In total, the survey attracted approximately 200 residents to give their feedback. The gathered insight has been used to give exposure to historic buildings and cultural landscapes in the village and as background information in future development work in the village. The memories and photos from Nikkilä will also be published in a book.

Hanko of Memories and Dreams

The “Hanko of Memories and Dreams” project was implemented as part of an “Academy of Finland”- funded project called CODSGI (Co-Design of Digital Storytelling System with Geographic Information). It was among the very first projects where PPGIS tools were developed to capture the stories and memories from Hanko’s past. As well as the opportunity to mark their written memories and stories on the map, residents were able to leave photos and voice recordings.

Transforming Cultural Heritage with Public Participation in Finland and Norway

In Finland and Norway, two old psychiatric hospital areas were studies using PPGIS. Metropolia Applied Sciences University in Helsinki developed local welfare concept for the old Lapinlahti Hospital site by allowing people to map their current usage as well as new ideas.

The project in Norway, called Asker, aimed to transform the existing Dikemark cultural heritage site because the former hospital functions provided scope for the development of a vibrant place where local people could be housed. PPGIS was used as a part of a co-designing process which eventually resulted in an in-depth guidance report for the local authorities.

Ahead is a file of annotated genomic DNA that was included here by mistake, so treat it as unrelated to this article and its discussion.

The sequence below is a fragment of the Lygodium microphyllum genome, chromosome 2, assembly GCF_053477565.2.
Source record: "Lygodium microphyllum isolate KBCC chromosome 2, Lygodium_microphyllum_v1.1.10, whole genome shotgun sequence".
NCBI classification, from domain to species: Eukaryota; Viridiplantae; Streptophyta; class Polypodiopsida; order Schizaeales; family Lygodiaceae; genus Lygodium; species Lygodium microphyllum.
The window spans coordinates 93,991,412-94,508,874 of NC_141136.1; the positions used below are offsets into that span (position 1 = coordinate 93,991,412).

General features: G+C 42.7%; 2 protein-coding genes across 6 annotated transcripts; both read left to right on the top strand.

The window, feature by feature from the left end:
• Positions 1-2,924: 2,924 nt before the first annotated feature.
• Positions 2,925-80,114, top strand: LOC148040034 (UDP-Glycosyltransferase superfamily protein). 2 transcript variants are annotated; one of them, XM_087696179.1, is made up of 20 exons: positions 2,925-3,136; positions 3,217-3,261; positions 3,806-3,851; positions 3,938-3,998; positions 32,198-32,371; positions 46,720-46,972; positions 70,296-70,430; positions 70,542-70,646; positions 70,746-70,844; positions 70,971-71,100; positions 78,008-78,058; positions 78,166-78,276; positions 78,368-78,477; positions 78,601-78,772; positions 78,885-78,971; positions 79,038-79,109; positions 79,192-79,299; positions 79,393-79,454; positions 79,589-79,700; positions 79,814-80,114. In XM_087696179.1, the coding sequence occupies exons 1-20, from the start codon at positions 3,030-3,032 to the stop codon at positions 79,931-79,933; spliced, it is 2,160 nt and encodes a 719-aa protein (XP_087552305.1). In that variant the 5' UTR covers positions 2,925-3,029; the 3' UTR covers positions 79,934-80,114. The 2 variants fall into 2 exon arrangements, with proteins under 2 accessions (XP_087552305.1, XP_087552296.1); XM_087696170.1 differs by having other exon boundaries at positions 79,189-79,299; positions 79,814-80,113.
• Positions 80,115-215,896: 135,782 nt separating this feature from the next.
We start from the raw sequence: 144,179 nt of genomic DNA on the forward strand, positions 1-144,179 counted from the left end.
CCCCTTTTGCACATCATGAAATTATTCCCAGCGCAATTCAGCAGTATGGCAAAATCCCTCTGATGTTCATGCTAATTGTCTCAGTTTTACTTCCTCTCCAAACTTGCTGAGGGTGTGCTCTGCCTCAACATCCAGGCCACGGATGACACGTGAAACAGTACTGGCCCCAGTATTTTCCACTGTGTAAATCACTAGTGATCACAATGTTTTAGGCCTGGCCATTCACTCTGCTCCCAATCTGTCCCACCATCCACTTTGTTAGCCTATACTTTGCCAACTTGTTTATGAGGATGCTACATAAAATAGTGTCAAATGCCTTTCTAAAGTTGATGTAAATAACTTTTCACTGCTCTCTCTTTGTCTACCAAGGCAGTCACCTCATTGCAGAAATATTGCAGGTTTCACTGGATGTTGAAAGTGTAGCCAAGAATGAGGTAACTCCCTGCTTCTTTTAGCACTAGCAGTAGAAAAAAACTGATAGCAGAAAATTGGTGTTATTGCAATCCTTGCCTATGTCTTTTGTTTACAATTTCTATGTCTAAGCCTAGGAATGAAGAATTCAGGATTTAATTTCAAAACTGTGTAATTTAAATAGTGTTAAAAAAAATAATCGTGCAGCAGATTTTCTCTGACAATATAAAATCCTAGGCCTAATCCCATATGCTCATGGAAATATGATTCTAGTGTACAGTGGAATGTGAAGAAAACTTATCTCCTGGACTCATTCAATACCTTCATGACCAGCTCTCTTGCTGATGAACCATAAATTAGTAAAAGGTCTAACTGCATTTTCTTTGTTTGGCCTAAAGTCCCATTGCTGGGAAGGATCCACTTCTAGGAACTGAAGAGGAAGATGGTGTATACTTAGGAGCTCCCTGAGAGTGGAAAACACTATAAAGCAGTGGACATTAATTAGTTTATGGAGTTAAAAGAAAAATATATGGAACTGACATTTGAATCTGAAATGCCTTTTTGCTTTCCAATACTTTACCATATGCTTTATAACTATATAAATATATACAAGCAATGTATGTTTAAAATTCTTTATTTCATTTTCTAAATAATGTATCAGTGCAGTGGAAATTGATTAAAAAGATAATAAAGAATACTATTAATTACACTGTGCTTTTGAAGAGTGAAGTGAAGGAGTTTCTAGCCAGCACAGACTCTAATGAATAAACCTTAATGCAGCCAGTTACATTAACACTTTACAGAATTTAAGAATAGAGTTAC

Map-based tools for cultural heritage management

The results of these projects show that a map-based questionnaire is a functional tool for collecting place-based memories, ideas, and stories. In addition, such tools are a practical way to disseminate valuable knowledge among the local community.

PPGIS is also scalable as it can extend from single blocks to whole cities. In the future, it would be fruitful to examine how the results have been taken into account in the planning process.

We argue that, instead of monumentalizing cultural heritage, we need to create tangible and intangible solutions that support the identification and strengthening of the local, unique features of particular places.                    


The “Hanko of memories and dreams” questionnaire was implemented with Maptionnaire to collect personal stories, pictures and voice recording from Hanko. In the survey, respondents were also encouraged to share their ideas on how to develop Hanko in the future.


Maarit Kahila-Tani –

Marketta Kyttä –

Pilvi Nummi –

Source: (2018). Heritage Is Ours – Citizens Participating in Decision Making. Youtube Channel “Heritage Is Ours.”

Are you interested in learning more about Maptionnaire’s map-based and PPGIS tools for cultural heritage management?